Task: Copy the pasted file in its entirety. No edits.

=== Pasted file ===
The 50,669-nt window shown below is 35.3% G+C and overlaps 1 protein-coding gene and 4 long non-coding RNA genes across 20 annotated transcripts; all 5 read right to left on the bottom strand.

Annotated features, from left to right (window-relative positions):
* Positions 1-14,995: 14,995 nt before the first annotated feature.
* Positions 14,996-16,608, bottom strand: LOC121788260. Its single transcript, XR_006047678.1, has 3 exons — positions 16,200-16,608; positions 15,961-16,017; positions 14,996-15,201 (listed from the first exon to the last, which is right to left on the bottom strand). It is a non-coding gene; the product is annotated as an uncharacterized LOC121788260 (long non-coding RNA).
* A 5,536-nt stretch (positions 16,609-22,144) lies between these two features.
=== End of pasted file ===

The 50,669-nt window shown below is 35.3% G+C and overlaps 1 protein-coding gene and 4 long non-coding RNA genes across 20 annotated transcripts; all 5 read right to left on the bottom strand.

Annotated features, from left to right (window-relative positions):
* Positions 1-14,995: 14,995 nt before the first annotated feature.
* Positions 14,996-16,608, bottom strand: LOC121788260. Its single transcript, XR_006047678.1, has 3 exons — positions 16,200-16,608; positions 15,961-16,017; positions 14,996-15,201 (listed from the first exon to the last, which is right to left on the bottom strand). It is a non-coding gene; the product is annotated as an uncharacterized LOC121788260 (long non-coding RNA).
* A 5,536-nt stretch (positions 16,609-22,144) lies between these two features.